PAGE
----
WASHINGTON (BP) — Targeted Christian persecution tailored to hurt women is trending globally, Open Doors reported in its 2019 World Watch List of 50 countries most dangerous for Christians to practice their faith.
“The data proves conclusively that Christian women are the most exploited group on the face of the earth today,” Open Doors President David Curry said in a Jan. 16 press conference in Washington announcing the list. “While not minimizing the incredible violence against men, women are doubly persecuted. They’re exploited for their vulnerability as females, and also for their faith.
“And the shame culture within many of these regions of the world,” Curry said, “makes sexual violence victims very cautious of how they rebuild their lives within these shame cultures.”
In Nigeria, the 12th country on the persecution list, Boko Haram captured 15-year-old Esther, killed her father and raped her repeatedly for a year because she refused to denounce her faith. The captors released her to her home when she gave birth to a girl.
“What does the future hold for Esther in northern Nigeria? What does the future hold for her daughter?” Curry posed. “I also wonder if she were your daughter or your sister, what you would be willing to fight for.”
Esther’s release was not happenstance, said Helene Fisher, global gender persecution specialist for Open Doors International.
“She was returned because actually there is more damage in having her return and having to live with that shame, having her family have to live with that perceived shame,” Fisher said. “There is a generational impact and it is intentional. This is not a byproduct that nobody thought of.”
Elisha, a persecuted Christian from India whom Open Doors introduced at its press conference, spoke with Baptist Press by telephone in advance of the Washington event. She fled India with her daughter for safety in 2017, but returns months at a time to help her husband operate a secret ministry to educate and empower women. In India, the 10th most dangerous country for Christians, most women are denied an education and are left to learn only what their husbands tell them at home.
Christian men in India are more insulated from attacks than Christian women, Elisha told BP, because cultural customs make a woman’s religion more obvious.
“Not only the community throws her out, but even she also falls from the family,” Elisha said in broken English. “And for the children — if they are living in the community, they are also discriminated [against].”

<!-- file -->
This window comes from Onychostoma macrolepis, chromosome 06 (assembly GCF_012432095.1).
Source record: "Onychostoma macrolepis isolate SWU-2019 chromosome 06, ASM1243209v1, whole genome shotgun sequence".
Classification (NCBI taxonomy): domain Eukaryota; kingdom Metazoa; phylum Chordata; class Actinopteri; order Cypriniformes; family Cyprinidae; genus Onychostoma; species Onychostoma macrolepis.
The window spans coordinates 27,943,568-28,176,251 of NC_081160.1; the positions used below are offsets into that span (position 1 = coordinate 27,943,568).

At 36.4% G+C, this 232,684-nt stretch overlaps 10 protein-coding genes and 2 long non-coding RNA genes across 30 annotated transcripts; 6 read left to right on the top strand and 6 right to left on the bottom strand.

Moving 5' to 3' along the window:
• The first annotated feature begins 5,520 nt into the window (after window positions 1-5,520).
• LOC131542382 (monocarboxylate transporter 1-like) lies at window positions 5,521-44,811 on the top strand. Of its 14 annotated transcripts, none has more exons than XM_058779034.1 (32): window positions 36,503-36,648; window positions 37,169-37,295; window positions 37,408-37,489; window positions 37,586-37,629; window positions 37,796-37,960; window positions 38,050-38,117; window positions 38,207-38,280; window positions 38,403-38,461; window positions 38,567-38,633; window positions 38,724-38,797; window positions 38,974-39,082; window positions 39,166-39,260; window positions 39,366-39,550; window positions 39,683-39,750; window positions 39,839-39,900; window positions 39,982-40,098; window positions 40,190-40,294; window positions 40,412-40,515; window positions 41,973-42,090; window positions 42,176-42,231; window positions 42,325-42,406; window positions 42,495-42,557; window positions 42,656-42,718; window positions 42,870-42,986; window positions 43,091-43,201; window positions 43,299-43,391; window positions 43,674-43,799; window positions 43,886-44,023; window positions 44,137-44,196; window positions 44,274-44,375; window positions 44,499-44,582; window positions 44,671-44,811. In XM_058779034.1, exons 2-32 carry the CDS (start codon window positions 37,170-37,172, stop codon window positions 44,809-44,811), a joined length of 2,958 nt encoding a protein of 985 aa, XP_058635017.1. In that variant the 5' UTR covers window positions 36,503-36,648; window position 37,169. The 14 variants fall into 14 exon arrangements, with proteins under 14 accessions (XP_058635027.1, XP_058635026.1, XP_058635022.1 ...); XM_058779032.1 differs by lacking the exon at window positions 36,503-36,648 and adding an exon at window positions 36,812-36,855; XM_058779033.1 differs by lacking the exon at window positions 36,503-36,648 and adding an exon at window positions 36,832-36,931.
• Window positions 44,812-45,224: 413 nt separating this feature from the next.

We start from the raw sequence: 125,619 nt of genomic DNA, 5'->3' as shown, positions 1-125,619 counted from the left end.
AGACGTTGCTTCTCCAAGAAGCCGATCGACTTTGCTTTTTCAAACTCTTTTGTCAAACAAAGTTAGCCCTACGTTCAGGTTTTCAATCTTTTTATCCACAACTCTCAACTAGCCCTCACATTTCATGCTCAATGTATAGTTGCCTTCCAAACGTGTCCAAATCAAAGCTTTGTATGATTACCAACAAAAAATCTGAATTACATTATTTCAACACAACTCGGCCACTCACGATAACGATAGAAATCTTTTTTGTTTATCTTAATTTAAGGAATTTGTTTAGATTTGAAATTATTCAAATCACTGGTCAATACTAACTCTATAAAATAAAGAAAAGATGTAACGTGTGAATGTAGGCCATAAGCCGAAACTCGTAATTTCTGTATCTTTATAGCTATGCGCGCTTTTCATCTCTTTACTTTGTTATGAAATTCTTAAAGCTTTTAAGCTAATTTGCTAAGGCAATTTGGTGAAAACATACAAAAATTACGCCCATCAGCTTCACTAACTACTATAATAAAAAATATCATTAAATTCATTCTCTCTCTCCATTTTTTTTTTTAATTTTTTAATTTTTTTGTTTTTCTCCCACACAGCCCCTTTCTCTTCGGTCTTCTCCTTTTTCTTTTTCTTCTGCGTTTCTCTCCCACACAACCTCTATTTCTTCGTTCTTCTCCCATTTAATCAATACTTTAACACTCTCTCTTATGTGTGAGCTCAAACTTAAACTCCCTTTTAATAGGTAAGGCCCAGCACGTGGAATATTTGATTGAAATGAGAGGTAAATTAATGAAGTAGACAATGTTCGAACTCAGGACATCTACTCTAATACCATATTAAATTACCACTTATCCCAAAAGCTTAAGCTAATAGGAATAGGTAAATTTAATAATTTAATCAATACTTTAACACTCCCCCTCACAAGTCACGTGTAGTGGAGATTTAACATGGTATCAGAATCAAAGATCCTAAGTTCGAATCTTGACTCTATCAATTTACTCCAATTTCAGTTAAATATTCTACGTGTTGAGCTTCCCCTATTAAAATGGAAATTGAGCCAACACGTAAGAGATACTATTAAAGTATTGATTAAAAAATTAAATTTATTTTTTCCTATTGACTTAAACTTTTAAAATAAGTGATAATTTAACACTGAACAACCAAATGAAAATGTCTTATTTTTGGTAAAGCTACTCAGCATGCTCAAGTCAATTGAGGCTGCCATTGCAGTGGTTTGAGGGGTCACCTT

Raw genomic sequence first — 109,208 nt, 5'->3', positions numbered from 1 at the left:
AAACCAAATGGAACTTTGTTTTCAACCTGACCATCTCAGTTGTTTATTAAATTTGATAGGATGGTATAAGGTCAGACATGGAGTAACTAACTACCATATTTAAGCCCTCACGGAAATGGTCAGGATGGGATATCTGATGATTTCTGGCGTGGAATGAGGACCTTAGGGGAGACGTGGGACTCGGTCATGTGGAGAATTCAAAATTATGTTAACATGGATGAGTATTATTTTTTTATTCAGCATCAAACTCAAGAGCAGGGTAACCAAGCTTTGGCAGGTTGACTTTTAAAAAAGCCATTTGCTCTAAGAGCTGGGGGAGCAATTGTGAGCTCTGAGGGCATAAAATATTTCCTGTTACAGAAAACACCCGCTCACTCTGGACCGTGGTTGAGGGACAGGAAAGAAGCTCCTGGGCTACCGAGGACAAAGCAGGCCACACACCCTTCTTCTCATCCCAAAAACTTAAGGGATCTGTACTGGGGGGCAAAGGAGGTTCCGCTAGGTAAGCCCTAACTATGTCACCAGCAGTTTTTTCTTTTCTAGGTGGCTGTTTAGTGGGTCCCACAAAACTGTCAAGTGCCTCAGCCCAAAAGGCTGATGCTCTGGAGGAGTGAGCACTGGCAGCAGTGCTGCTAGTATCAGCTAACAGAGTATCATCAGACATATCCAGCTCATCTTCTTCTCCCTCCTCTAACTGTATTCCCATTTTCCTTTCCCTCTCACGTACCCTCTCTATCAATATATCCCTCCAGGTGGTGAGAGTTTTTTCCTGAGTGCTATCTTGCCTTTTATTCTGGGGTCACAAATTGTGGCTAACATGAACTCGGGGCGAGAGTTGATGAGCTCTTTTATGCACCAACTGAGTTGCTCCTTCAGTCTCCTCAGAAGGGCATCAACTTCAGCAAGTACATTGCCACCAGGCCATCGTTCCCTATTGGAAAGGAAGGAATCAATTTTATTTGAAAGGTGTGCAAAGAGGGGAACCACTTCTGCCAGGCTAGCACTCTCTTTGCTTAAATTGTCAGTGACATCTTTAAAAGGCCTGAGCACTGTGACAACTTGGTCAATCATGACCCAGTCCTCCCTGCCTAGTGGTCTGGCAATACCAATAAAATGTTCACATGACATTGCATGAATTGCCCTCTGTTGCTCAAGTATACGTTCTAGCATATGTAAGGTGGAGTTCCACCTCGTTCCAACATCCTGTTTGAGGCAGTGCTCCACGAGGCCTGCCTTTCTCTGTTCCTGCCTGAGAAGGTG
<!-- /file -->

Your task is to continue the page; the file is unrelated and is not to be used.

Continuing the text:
Sexual attacks, forced marriage, domestic abuse, denial of inheritance and murder, all with impunity, were noted especially in the top five countries of persecution, Open Doors said, naming North Korea, Afghanistan, Somalia, Libya and Pakistan.
In North Korea, sexual violence against all women has become so commonplace it’s considered a part of everyday life, Human Rights Watch has reported. But Christian women and girls are particularly subject to such abuse, Open Doors said.
Persecution varies among the 50 countries on the watch list but is widespread and increasing.
“Religious persecution is not gender blind. Religious persecution is firmly gender specific,” Fisher said. “It is the easiest and most effective means of religious persecution…. There will not be a court case. There will not be another post in the #MeToo campaign. It will be accepted and understood.”
Open Doors provides education, trauma care and micro loans to help survivors rebuild their lives, and encourages churches to become active in relief efforts.
“We’ve been called to inform ourselves. We’ve been called to pray. We’ve been called to say this is part of who we are and this ought not to be done,” Fisher said. “Because when an individual is targeted, it is not done just to hurt an individual, but it is done to destroy a community.”
While women are targeted sexually, men are targeted economically and are not immune to sexual harassment.
“Persecution targeting minority Christian men and boys in the five worst 2019 (World Watch List) countries is characterized by severe physical violence and socio-economic ostracism,” Fisher wrote in a report supplemental to the list. “Analysis of the situations in Afghanistan, Somalia, Libya and Pakistan exposes the use of physical violence, including torture and death, against minority Christian men after their faith is discovered.”